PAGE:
Blake Masters, Sen. Mark Kelly argue border, abortion during Arizona Senate debate
PHOENIX (AP) — Republican Senate candidate Blake Masters tried to put Democratic Sen. Mark Kelly on defense Thursday, tying the incumbent to President Joe Biden and saying the party had done nothing to secure the southern border. In their first and only scheduled debate, Masters sought to pierce Kelly’s image as an independent moderate willing to work across the aisle — part of an effort to reset a race in which polls show Kelly with a small lead. “Two years ago Mark Kelly stood right there and he promised to be independent,” Masters said in his opening statement, calling Kelly a reliable vote for Biden’s agenda. “But he broke that promise.”
Kelly countered that he’s stood up to his party when necessary, particularly on border security, pointing to his opposition to Biden’s plans to end a pandemic-era program that allows for the speedy removal of immigrants in the name of public health. “When the president decided he’s going to do something dumb on this and change the rules and create a bigger crisis, I told him he was wrong,” Kelly said. He portrayed Masters as an extremist, repeatedly hammering Masters’ call during the GOP primary to “cut the knot” and “privatize Social Security,” a plan that Kelly said would “send your savings to Wall Street.”
For Masters, the debate was a chance to counter that narrative and go on the offensive against Kelly, whose popularity with independents helped him win two years ago in a state long dominated by Republicans. Masters, an ally and protégé of billionaire tech investor Peter Thiel, endeared himself to many GOP primary voters with his penchant for provocation and contrarian thinking. But since then, he has struggled to redefine his image for the more moderate swing voters he will need to win in November.
During the primary, Masters called for privatizing Social Security, took a hardline stance against abortion and promoted a racist theory popular with white nationalists that Democrats are seeking to use immigration to replace white people in America. Donald Trump endorsed Masters two months before the primary, citing Masters’ strident support of the former president’s lies about a stolen 2020 election. Masters later scrubbed some controversial positions from his website. He now says he wants to protect Social Security for older and middle-aged workers while creating a private investment option for younger workers. He also says federal law should ban abortion later in pregnancy and allow states to go further. He has not disavowed his comments on the 2020 election but now talks about ensuring the integrity of future elections.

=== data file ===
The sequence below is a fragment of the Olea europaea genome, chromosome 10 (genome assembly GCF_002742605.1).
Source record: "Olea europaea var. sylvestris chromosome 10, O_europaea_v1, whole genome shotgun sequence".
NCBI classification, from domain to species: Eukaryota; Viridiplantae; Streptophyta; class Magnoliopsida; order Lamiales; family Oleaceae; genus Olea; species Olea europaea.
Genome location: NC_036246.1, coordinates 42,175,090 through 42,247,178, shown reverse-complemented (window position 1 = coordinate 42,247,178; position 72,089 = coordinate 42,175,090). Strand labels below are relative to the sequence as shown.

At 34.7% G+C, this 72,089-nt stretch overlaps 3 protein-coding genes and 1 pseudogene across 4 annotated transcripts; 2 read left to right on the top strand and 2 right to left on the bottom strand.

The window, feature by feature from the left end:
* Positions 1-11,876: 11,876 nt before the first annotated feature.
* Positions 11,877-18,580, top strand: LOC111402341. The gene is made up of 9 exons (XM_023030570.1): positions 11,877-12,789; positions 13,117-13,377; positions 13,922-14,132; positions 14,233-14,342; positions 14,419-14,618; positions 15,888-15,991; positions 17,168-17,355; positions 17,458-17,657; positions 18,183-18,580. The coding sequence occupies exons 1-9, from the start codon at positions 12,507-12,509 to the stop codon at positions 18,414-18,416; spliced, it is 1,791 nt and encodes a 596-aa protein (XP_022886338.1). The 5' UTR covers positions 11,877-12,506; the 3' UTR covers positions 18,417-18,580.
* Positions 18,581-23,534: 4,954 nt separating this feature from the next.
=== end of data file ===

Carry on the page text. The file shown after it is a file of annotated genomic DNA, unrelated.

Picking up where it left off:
The Arizona race is one of a handful of contests that Republicans targeted in their bid to take control of what is now a 50-50 Senate, though they have curtailed spending since Masters emerged from the bruising primary.
Thiel, who employed Masters for most of his adult life and bankrolled the candidate’s primary campaign, has not opened his wallet for the general election, though he has held fundraisers. A super political action committee controlled by Senate Minority Leader Mitch McConnell, R-Ky., has pared back its own spending commitments.
That has left Democrats an opening to define Masters on their terms. Masters met Thiel when Masters took a class that the billionaire taught at Stanford University. They wrote a book together, Thiel hired him and Masters eventually rose to senior positions in Thiel’s foundation and his investment firm. Kelly, a retired astronaut and Navy pilot, was elected in 2020 to finish the remainder of the late Sen. John McCain’s term and is now running for a full six-year term. Kelly has worked to build a reputation as a moderate willing to work with Republicans.
The debate comes less than a week before early and mail voting begins, the methods chosen by at least 80% of voters in recent elections. Kelly’s campaign has largely focused on his support for abortion rights, protecting Social Security, lowering drug prices and ensuring a stable water supply in the midst of a drought, which has curtailed Arizona’s cut of Colorado River water.
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